Even before the pandemic, there was never anywhere near adequate support for disability justice and disabled organizers. COVID-19 and long Covid raise the bar for understanding and being transparent about the complexities of funding. It’s not going to work to have one-year program grants change everything when ableism is a structural condition that’s baked into our society. There’s a lot to do to be able to shift funding and power in a way that is untethered from ableist standards.
We need to be able to recognize how people of color and disabled, queer and trans people and immigrants have crafted worlds of survival and interdependence. How do we apply resources to what disabled people living with forced poverty and huge rates of marginalization and isolation have learned from one another by taking care of one another? How can we start recognizing and supporting that?
Look to the caregivers and program leaders in the communities. Provide capacity building, technical assistance and training support to mentor people so that they are able to be the leaders. They already are leaders, but help them with the skills that will allow them to teach others to lead too. We already know how to do this — it’s been the most vibrant part of the HIV community response.

What lessons learned from the HIV response can be applied to long Covid?

Long COVID is not one thing. We need to emulate what we have across the spectrum for HIV — the Ryan White CARE Act, wraparound services and the understanding that it’s not just about treatment but also access to housing and support, etc. In the case of complex chronic conditions, there’s a need — just like there is with respect to HIV — for provider training.
There’s a need for provider and service infrastructure as well as education about long Covid. We need to bring information, treatment, care and support to the millions of Americans who are dealing with it, many of whom were already chronically ill. How do we work within the care and service sectors that exist — for HIV, for diabetes, for elder care — to be able to bring rapid relief? How do we bring economic support for people who have lost their capacity to work? There’s a lot that we could do right now.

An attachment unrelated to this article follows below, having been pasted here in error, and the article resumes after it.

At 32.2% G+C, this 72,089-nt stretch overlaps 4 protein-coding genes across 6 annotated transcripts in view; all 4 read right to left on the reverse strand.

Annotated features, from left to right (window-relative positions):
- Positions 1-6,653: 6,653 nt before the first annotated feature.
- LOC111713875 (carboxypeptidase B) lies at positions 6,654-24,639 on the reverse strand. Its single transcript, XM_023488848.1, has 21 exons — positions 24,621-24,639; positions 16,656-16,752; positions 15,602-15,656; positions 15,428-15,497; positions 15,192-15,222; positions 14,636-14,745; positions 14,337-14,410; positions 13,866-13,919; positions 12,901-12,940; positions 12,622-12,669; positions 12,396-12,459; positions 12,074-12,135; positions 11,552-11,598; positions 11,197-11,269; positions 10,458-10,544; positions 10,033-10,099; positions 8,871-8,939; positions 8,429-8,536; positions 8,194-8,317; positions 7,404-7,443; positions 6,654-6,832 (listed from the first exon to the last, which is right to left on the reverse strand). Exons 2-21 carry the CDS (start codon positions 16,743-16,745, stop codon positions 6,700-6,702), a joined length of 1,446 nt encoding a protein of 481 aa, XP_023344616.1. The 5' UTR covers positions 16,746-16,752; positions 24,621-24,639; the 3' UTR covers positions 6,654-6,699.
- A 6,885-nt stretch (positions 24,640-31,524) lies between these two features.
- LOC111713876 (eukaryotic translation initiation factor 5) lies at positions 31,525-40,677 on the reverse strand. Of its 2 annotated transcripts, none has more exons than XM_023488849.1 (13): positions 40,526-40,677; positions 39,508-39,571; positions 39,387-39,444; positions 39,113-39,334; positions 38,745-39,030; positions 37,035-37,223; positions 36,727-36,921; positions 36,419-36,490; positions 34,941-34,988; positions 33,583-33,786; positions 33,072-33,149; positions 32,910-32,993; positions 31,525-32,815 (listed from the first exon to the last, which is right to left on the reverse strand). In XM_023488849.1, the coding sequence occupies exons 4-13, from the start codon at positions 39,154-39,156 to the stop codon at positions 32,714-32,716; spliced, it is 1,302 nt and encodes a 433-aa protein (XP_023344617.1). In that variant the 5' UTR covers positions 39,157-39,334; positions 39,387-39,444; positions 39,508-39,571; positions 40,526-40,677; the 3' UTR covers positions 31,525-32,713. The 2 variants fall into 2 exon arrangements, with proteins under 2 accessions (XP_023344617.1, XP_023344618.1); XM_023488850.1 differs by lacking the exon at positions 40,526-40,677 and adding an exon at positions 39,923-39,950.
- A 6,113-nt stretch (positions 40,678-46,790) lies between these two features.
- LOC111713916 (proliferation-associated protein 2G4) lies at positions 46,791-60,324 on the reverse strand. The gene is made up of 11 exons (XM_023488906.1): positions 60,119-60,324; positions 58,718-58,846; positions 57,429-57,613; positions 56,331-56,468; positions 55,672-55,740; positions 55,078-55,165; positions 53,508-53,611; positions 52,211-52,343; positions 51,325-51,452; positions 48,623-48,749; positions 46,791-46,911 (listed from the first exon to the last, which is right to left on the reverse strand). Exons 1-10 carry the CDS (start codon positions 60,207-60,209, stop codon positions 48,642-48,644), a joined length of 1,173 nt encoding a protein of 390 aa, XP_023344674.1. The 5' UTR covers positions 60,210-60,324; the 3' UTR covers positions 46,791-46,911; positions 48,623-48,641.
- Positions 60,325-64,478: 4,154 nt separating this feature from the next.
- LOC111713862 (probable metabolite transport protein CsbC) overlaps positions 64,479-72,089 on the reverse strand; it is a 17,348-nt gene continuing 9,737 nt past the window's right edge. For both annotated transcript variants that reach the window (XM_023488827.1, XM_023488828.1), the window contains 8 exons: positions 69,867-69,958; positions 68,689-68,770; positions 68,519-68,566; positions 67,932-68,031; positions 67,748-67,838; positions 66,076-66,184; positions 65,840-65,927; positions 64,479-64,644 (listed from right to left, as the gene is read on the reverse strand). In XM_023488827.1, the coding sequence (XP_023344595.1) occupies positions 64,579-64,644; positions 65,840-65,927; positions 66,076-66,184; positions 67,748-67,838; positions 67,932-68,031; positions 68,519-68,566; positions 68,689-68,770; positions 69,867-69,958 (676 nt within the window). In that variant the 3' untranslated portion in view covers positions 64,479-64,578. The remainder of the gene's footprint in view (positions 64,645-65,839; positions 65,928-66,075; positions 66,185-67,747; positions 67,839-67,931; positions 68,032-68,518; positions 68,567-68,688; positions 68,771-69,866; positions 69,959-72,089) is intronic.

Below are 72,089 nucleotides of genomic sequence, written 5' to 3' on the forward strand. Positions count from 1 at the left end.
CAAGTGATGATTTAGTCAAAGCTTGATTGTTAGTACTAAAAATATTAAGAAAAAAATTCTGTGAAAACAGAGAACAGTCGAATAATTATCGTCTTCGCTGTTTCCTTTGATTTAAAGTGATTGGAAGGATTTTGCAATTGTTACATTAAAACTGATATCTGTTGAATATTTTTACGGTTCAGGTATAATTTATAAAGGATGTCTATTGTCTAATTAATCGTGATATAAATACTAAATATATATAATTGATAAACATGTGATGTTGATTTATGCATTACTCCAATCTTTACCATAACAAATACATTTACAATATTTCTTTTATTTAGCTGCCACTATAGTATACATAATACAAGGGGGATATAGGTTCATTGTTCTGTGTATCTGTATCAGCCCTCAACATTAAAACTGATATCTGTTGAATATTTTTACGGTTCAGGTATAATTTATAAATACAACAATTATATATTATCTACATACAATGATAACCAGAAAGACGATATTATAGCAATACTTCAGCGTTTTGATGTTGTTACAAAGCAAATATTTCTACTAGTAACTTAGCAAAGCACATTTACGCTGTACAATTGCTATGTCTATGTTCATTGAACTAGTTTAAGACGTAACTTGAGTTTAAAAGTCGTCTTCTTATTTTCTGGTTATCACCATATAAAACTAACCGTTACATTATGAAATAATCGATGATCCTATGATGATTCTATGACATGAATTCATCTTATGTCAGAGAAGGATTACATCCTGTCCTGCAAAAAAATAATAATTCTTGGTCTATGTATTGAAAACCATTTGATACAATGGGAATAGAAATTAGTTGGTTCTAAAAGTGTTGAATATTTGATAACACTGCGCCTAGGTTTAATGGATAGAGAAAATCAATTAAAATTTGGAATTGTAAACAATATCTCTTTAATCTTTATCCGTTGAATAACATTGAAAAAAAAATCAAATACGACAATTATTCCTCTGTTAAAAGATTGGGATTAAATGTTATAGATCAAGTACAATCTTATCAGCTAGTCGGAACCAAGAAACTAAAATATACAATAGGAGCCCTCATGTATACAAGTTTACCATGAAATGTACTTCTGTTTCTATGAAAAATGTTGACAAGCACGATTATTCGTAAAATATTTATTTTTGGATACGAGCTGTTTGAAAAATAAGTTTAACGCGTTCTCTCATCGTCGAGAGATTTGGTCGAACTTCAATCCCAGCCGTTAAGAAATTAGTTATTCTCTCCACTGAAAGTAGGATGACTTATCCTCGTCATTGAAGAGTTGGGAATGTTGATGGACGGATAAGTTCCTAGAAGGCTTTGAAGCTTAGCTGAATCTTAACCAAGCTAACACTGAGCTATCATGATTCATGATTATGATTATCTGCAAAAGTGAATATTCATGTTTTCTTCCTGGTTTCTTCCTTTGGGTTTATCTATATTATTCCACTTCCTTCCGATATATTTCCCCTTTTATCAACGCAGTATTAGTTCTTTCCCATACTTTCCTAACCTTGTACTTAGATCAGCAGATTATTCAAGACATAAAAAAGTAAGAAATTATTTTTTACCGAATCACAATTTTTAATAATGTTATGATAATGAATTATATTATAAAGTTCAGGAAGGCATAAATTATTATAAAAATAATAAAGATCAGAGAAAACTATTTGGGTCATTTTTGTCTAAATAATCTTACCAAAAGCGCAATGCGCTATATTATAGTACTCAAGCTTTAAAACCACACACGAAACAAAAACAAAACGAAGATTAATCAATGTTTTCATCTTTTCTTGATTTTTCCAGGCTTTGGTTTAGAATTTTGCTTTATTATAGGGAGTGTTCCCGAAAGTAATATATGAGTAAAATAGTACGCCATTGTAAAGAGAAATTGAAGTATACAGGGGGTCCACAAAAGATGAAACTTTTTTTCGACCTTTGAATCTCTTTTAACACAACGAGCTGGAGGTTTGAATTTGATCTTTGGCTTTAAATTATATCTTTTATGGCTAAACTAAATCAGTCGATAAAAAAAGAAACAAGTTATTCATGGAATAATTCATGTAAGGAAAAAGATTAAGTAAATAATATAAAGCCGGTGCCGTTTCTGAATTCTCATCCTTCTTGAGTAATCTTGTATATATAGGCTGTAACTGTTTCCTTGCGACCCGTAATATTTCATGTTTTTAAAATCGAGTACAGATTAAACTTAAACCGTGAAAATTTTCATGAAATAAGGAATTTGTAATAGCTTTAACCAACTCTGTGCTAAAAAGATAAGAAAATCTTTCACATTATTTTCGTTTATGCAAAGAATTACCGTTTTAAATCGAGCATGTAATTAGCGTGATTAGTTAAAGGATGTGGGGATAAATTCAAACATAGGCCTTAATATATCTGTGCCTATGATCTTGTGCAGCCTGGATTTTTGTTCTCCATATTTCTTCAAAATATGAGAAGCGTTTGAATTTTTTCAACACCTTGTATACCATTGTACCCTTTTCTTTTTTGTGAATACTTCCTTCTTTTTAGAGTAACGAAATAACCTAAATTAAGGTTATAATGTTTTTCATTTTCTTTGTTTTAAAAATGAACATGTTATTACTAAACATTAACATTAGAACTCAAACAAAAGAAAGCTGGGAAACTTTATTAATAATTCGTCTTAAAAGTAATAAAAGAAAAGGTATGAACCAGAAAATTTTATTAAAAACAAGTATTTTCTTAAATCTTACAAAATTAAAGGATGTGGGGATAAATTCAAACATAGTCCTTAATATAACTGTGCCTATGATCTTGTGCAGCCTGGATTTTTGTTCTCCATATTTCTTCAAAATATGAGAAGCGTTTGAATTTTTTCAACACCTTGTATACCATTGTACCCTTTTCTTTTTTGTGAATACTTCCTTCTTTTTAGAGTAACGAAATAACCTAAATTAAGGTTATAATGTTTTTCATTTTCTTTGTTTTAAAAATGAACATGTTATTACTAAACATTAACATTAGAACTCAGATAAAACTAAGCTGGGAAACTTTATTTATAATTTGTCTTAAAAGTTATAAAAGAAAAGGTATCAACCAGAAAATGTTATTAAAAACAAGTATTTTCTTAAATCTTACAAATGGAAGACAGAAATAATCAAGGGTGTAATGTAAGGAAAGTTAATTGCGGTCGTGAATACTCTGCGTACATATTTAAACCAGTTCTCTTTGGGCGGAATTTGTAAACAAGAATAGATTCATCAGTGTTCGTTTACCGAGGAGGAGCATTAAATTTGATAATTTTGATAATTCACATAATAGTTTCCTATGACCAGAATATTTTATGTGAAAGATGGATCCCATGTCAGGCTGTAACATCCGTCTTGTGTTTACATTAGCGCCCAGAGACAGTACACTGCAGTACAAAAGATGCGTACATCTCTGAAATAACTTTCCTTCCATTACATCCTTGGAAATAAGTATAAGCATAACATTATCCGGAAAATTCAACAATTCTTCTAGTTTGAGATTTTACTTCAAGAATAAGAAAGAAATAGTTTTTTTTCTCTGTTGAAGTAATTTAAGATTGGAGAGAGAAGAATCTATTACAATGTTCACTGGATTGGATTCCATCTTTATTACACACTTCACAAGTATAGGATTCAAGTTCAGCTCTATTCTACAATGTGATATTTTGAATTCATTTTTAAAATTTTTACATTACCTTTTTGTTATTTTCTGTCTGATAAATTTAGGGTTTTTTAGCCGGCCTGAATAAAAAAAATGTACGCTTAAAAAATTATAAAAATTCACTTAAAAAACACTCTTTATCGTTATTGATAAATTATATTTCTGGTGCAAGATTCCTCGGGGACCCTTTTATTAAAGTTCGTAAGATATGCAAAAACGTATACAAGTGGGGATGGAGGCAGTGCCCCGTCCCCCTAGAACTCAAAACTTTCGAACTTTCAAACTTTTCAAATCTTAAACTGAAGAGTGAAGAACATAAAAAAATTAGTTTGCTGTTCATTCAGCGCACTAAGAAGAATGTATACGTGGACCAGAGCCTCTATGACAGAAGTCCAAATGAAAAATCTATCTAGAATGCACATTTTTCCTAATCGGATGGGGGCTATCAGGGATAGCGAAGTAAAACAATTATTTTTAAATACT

I’m confident that we’re going to have treatment for at least a big slice of people with long Covid. What we need to be doing now is treatment preparedness. With HIV, we had effective treatment available in the United States and other wealthy nations for years before activists around the world united to bring the price down through generics and extend access worldwide. We need to ensure Covid treatments are going to be available to people worldwide.

How can HIV-informed funding be applied to long Covid?

One key is to center the caring economy and caring work. The origin of the HIV community was people caring for one another and demanding that the government and funding entities also care.
What does it mean to center us in terms of our wisdom and our methods without requiring chronically ill and disabled people to be marginalized, impoverished and isolated? That means really supporting community-level solutions, not just paying for what it costs to provide them but leveraging these models so that we can bring things to scale in other places.
We’ve seen from the HIV response that we can have incredible breakthroughs and treatments and still lack access and experience enormous loss. We need to have systems in place to actually get treatment to people. No pure biomedical solution can do the work on its own.
There’s a lot going into technological fixes that aren’t going to reach many of those who are most affected. But we need the low-tech stuff. We need childcare, training, economic supports, housing. We need all of that. Let’s not make all the same mistakes again. Let’s get to what works.

Go to StrategiesforHighImpact.org to learn more about Davids and this work. Sarah Hamilton is operations director at FCAA.